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Bringing new hope to burn victims. 

Every day, more than 30,000 people suffer from burn injuries around the world, with a significant percentage of these being facial burns. These often cause hypertrophic scarring, characterized by thickened and raised skin that is often both physically and psychologically damaging. Children are especially prone to emotional trauma as a result of facial burns, which can negatively affect relationships with peers. Dr. Wei Yating of the Second Affiliated Hospital of Kunming Medical University has dedicated her research to correcting hypertrophic scars in young burn victims.

 

The standard treatment for hypertrophic scars is pressure therapy using a face mask. The mask is usually custom made, which requires making an impression of the patient’s face and then creating a plaster mold. However, this method has several problems. Because this process is long and often painful, many children need to be put under general anesthesia while the mold is made. This can result in an imperfectly fitted mask because lying down changes the shape of the face slightly. Additionally, fabrication is laborintensive and complicated, with a high recast rate. Traditionally-made face masks are also opaque and cover the whole head and neck, drawing unwanted attention to the patient. Dr. Wei wanted to find an alternative face mask that could not only solve these problems, but also improve treatment.

“The new face mask is convenient to fabricate, and effective in improving and treating facial hypertrophic scars … thereby improving the quality of life for burn survivors.”
Dr. Wei Yating, Second Affiliated Hospital of Kunming Medical University
HK PolyU facemask
This image shows the process of developing a 3D printed infant mask, starting with facial scans in the upper left culminating in the 3D printed mask creation (bottom row).2

3D printing provides an alternative treatment.

Because of its easy and non-contact scanning process, Dr. Wei turned to 3D printing technology. In 2017, Hong Kong Polytechnic University launched the University Research Facility in 3D Printing (U3DP), the largest 3D printing research center in Hong Kong. Among the 3D printers installed at U3DP is an Objet30 Prime. Dr. Wei decided to use the Objet30 Prime because of its ability to print highly-accurate, detailed parts, as well as use biocompatible materials. The material was a critical aspect of this project, so Dr. Wei chose biocompatible MED610. In her clinical study, Dr. Wei first used a 3D scanner to scan two young patients’ faces from different angles, which could be done while the children were sleeping.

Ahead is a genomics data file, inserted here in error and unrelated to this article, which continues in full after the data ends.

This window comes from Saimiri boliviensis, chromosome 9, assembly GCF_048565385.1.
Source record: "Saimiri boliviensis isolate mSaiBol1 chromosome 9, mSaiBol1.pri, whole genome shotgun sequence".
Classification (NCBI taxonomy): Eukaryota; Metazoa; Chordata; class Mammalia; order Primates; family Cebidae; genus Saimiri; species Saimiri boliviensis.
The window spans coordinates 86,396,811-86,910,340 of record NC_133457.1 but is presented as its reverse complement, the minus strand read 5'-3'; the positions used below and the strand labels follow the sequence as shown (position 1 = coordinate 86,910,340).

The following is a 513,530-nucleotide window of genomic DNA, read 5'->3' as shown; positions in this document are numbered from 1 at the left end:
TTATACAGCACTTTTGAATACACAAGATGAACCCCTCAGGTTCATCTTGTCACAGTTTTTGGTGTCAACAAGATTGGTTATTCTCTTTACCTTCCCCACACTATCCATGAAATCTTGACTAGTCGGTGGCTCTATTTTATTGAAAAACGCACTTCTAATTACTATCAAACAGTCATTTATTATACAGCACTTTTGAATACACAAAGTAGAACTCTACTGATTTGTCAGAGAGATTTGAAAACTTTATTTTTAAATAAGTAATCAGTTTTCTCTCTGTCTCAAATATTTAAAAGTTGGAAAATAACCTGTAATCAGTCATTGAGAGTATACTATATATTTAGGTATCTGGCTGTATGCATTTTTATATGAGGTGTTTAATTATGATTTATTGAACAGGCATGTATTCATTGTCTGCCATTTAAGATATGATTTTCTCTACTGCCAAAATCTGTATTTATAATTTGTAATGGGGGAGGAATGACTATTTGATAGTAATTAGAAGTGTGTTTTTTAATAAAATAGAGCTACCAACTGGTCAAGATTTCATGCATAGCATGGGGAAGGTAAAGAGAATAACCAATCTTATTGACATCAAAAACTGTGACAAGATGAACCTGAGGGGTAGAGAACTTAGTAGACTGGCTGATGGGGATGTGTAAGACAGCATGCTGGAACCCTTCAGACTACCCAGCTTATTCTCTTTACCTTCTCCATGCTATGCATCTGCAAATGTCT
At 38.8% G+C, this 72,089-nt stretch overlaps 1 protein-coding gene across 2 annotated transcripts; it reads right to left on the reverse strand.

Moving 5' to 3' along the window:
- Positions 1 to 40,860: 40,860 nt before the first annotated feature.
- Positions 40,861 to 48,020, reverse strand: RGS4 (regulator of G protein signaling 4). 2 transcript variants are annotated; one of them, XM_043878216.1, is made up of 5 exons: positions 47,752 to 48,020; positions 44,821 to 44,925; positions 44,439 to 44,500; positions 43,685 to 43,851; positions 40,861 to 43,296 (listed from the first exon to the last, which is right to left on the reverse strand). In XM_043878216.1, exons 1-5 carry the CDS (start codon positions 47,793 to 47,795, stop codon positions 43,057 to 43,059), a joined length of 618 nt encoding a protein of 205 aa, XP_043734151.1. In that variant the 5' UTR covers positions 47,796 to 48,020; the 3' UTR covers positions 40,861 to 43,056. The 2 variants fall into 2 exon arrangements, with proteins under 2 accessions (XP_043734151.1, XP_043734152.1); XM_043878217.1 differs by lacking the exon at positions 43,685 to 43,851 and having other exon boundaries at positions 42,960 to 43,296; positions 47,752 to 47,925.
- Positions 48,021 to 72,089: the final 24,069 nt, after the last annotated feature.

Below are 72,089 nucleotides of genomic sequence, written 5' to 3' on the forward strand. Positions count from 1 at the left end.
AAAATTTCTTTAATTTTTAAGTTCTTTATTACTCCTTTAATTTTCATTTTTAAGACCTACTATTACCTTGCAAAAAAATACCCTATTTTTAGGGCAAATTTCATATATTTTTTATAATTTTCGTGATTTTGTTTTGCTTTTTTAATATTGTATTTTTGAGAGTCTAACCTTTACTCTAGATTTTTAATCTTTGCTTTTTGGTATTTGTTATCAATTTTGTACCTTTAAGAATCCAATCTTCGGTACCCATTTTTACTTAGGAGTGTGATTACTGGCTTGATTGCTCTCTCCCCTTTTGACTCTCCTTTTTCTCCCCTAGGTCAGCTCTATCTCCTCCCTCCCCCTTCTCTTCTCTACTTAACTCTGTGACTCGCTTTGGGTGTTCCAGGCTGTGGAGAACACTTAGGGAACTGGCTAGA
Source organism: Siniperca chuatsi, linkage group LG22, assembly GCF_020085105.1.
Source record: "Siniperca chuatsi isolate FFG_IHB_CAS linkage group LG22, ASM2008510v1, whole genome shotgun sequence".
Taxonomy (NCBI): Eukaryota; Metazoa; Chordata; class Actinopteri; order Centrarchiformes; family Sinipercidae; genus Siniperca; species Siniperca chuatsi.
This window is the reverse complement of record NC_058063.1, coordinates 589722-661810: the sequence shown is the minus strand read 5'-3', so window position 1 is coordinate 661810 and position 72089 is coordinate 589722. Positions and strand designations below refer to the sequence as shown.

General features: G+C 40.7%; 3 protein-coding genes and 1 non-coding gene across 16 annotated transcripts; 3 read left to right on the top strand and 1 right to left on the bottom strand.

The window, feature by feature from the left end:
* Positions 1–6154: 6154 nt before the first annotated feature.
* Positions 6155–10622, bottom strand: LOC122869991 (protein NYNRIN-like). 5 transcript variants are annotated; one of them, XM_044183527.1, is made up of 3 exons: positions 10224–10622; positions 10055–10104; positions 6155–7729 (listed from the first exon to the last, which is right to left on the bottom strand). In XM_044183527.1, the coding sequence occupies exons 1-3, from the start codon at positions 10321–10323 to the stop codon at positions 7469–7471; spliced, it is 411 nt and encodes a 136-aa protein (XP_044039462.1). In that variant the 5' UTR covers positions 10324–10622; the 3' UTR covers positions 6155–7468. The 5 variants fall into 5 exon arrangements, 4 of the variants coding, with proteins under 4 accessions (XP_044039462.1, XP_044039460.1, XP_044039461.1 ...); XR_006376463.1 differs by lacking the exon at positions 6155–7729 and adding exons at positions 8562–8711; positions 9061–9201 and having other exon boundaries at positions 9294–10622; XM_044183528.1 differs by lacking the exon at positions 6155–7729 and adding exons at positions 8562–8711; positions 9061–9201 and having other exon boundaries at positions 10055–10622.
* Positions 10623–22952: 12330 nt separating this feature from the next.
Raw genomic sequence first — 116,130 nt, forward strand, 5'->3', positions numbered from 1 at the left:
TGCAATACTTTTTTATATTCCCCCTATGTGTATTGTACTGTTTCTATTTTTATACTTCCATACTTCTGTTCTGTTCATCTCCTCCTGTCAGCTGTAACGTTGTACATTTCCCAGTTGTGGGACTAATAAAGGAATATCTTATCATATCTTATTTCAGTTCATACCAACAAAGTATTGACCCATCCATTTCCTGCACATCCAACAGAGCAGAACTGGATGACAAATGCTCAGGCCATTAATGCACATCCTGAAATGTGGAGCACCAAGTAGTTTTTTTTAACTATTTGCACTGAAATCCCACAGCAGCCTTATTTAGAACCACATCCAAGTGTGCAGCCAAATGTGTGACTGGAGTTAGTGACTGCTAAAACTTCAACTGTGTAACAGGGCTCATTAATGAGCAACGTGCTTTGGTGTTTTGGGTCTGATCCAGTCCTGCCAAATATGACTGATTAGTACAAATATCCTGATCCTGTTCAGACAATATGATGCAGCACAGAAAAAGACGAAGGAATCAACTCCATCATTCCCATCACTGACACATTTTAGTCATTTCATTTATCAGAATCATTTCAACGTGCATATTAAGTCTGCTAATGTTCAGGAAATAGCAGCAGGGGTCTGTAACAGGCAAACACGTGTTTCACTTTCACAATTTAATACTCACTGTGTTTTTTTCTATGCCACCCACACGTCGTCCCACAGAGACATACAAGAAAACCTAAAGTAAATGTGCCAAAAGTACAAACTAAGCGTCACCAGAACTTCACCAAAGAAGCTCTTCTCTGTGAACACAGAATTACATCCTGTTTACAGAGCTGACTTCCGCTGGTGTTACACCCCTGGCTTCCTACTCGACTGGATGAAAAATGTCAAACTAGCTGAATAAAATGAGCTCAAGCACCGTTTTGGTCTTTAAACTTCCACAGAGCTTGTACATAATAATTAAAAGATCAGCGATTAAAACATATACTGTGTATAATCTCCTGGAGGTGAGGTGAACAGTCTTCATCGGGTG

The data was then imported into the CAD software for synthesis. 3D modeling provided an effective visualization of the patients’ complex facial structures, reducing impression errors. Dr. Wei was able to customize the 3D files to better facilitate effective pressure therapy, smoothing curvatures to ensure an accurate fit. The Objet30 Prime allows modification to be controlled within 5 mm, which was necessary to avoid geometric deviations. Dr. Wei also designed the anchors and digitally smoothed the surface and edges before printing to make the mask as comfortable as possible. This digital polishing and contour editing significantly helped Dr. Wei simplify the post-processing work and reduce the cost of mask production.

HK PolyU facemask
A 3D printed mask (left) and shown fitted on the patient (right).1 

A faster process and better results.

While making a plaster mold typically takes 5-7 days, printing the face mask only took one day with the Objet30 Prime. One of the major advantages of the 3D-printed mask is the even pressure distribution, because it is made from rigid thermoplastic materials and compresses the scars through the force generated by the harness straps. Therefore, while the conventional face mask must be extremely tight to achieve adequate pressure onto the concave areas like the lateral sides of the nose, with the 3D-printed mask there is no need to compress the whole head. This means the patients would feel much more comfortable. Dr. Wei performed follow-ups one and three months after treatment and discovered that there was a significant decrease in average scar thickness and hardness for both patients. The patients experienced significantly higher levels of comfort with the 3D printed face masks, which boosted their parents’ confidence in the treatment. Dr. Wei’s research has resulted in two academic publications and brought more attention to the application of 3D printing technology to clinical medicine. “The new face mask is convenient to fabricate, and effective in improving and treating facial hypertrophic scars, while potentially minimizing facial distortion, as well as reducing difficulties associated with reconstructive surgery, thereby improving the quality of life for burn survivors.”

 

1 Images courtesy of Y. Wei, et al., The application of 3D-printed transparent facemask for facial scar management and its biomechanical rationale, Burns (2017), http://dx.doi.org/10.1016/j.burns.2017.08.006 A 3D printed mask (left) and shown fitted on the patient (right).1 2 Image courtesy of Y. Wei, et al., 3D-printed transparent facemasks in the treatment of facial scar management. 
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